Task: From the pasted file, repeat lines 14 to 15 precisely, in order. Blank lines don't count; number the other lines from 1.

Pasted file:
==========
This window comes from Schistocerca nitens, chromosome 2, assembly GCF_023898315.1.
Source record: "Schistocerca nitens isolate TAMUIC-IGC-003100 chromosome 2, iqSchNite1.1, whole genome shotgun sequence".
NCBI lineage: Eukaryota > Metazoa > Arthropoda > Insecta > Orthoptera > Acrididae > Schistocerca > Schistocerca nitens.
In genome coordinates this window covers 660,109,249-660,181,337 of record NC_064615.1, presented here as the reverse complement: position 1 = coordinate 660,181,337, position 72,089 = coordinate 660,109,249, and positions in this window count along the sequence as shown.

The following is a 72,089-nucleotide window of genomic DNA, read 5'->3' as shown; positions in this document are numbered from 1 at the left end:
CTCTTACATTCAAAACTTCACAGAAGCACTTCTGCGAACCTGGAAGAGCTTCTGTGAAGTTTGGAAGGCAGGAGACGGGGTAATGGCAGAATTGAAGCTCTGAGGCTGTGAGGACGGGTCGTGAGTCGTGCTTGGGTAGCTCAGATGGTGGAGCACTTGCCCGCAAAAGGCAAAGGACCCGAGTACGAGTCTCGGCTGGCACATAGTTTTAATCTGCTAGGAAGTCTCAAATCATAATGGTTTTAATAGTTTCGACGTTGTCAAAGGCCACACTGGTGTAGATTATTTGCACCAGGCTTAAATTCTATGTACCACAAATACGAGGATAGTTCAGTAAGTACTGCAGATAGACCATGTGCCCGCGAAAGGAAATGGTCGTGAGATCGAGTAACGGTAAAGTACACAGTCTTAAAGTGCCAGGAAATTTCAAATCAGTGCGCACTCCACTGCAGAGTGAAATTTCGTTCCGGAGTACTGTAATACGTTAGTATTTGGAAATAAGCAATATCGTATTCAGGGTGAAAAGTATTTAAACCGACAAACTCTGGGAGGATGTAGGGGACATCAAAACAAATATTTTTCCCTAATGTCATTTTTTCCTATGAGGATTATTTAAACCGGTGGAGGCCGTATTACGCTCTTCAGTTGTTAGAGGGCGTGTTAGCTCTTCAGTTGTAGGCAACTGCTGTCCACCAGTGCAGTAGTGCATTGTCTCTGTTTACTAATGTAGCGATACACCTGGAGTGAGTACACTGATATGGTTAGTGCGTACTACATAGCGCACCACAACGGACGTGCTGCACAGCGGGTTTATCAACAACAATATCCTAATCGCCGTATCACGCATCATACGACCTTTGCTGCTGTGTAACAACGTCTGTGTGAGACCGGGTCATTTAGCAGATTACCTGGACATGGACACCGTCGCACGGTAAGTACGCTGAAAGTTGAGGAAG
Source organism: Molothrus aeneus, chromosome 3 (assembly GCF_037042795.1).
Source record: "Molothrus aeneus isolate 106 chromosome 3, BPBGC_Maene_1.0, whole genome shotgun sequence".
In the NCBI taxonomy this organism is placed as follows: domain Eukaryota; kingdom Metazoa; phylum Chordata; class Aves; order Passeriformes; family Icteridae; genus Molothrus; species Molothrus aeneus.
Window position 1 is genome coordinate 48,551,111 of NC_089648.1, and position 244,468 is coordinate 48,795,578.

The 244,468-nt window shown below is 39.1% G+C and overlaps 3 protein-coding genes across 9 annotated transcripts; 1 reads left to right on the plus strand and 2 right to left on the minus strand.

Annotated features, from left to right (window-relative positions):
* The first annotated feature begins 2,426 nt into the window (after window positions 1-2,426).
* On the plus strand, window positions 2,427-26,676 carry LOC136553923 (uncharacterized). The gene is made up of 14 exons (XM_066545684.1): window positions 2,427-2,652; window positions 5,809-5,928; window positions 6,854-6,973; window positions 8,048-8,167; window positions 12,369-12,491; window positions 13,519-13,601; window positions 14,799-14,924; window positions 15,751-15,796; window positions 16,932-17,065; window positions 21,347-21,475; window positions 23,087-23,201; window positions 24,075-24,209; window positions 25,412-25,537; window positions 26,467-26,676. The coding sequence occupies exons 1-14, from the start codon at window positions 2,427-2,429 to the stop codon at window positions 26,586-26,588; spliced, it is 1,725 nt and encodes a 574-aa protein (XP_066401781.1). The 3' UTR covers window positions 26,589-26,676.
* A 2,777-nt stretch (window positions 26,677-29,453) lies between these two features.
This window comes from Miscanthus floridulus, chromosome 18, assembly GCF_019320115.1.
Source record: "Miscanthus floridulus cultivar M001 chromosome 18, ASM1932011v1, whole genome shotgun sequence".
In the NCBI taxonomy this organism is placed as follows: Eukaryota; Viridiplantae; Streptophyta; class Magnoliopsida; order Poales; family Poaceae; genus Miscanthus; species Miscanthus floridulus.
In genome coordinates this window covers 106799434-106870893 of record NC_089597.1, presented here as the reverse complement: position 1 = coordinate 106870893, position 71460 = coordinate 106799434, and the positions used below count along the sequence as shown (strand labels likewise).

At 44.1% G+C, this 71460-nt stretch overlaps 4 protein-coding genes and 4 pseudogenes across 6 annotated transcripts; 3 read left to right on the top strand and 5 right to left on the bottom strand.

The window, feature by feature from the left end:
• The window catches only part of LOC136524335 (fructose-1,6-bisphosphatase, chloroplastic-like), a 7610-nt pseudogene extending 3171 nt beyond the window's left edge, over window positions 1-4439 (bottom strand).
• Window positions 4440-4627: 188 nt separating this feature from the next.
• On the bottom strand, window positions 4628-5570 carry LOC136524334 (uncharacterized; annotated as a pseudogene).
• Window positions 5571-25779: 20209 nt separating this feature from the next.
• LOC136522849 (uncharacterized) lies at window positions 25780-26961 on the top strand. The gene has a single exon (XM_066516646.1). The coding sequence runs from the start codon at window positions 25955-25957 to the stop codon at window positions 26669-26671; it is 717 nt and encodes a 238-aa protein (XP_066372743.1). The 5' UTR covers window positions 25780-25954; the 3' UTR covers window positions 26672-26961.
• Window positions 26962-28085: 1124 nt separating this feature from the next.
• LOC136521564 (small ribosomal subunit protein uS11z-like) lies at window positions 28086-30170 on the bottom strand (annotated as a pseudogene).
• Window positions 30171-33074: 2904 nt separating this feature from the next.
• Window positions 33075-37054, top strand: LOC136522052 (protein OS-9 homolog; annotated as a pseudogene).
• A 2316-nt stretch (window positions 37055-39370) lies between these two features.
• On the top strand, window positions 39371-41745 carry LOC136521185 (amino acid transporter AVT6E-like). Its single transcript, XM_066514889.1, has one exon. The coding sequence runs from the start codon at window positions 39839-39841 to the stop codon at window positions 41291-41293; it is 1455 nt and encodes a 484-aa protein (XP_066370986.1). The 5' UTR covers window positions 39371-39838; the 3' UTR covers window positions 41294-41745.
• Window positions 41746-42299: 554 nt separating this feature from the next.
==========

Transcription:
* On the plus strand, window positions 2,427-26,676 carry LOC136553923 (uncharacterized). The gene is made up of 14 exons (XM_066545684.1): window positions 2,427-2,652; window positions 5,809-5,928; window positions 6,854-6,973; window positions 8,048-8,167; window positions 12,369-12,491; window positions 13,519-13,601; window positions 14,799-14,924; window positions 15,751-15,796; window positions 16,932-17,065; window positions 21,347-21,475; window positions 23,087-23,201; window positions 24,075-24,209; window positions 25,412-25,537; window positions 26,467-26,676. The coding sequence occupies exons 1-14, from the start codon at window positions 2,427-2,429 to the stop codon at window positions 26,586-26,588; spliced, it is 1,725 nt and encodes a 574-aa protein (XP_066401781.1). The 3' UTR covers window positions 26,589-26,676.
* A 2,777-nt stretch (window positions 26,677-29,453) lies between these two features.